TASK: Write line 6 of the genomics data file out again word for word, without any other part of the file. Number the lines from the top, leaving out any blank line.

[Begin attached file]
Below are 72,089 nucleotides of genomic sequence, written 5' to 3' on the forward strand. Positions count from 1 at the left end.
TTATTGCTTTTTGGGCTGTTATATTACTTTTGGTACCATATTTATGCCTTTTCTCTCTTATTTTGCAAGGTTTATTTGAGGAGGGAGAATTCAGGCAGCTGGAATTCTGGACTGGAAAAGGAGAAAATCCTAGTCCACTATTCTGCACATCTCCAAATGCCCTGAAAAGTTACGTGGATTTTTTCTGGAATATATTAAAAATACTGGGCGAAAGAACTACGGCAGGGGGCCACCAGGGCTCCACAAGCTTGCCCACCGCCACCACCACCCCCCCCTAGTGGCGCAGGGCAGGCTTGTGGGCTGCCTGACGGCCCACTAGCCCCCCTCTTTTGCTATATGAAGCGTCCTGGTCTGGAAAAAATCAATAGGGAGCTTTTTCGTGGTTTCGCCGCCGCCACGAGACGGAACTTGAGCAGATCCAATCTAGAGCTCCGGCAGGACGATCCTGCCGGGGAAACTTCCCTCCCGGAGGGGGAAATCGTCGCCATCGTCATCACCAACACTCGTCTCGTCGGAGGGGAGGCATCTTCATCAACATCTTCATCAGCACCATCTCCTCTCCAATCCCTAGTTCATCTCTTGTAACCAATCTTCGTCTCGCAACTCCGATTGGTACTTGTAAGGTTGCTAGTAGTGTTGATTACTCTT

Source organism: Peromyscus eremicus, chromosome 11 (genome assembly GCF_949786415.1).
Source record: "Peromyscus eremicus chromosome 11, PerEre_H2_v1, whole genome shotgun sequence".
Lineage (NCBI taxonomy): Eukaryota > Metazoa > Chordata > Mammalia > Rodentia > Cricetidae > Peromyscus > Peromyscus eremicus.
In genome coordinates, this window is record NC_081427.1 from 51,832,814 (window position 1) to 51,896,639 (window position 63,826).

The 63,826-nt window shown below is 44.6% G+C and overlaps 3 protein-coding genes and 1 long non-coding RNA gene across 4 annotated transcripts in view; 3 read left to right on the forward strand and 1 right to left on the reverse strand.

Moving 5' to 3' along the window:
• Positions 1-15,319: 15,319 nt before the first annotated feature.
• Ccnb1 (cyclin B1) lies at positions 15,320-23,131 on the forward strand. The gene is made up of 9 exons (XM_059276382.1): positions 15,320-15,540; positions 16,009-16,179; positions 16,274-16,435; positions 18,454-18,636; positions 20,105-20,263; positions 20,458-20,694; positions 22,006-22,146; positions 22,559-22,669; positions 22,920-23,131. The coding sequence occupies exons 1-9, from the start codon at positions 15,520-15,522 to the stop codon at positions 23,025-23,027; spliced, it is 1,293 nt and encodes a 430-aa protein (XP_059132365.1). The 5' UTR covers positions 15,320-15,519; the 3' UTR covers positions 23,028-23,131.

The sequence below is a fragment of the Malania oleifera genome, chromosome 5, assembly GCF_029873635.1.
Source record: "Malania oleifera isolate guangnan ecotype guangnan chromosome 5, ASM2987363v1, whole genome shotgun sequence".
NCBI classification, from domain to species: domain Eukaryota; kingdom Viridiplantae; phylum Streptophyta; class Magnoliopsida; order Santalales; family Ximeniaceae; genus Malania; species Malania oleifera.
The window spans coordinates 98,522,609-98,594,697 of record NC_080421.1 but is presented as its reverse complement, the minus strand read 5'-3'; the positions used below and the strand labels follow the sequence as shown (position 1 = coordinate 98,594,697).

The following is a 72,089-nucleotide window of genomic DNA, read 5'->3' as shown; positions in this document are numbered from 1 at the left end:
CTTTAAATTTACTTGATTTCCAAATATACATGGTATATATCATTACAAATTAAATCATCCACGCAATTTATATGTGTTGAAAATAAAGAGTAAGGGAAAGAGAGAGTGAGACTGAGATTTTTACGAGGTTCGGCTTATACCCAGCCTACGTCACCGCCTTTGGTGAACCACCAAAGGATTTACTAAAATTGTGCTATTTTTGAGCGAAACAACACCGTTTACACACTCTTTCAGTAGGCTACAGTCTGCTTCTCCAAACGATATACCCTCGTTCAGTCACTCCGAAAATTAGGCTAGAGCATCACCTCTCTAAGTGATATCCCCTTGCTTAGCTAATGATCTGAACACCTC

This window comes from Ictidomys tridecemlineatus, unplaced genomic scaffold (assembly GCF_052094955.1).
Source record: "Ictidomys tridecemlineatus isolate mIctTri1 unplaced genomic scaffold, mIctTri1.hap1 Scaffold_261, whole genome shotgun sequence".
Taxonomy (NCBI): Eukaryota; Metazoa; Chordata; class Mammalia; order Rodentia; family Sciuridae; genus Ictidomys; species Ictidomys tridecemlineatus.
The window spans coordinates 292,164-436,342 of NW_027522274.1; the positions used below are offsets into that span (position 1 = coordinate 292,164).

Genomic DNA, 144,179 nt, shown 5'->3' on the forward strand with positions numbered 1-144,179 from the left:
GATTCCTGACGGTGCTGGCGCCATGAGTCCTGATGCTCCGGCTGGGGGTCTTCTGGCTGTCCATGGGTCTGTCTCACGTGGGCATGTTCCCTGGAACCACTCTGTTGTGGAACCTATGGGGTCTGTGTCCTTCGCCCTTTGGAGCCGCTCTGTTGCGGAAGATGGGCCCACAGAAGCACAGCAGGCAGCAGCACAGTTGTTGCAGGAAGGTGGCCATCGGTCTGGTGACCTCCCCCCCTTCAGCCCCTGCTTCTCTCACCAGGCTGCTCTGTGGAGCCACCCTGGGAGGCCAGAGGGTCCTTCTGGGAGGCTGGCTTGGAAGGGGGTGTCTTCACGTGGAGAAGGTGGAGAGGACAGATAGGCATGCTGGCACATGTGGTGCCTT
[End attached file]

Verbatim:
In genome coordinates, this window is record NC_081427.1 from 51,832,814 (window position 1) to 51,896,639 (window position 63,826).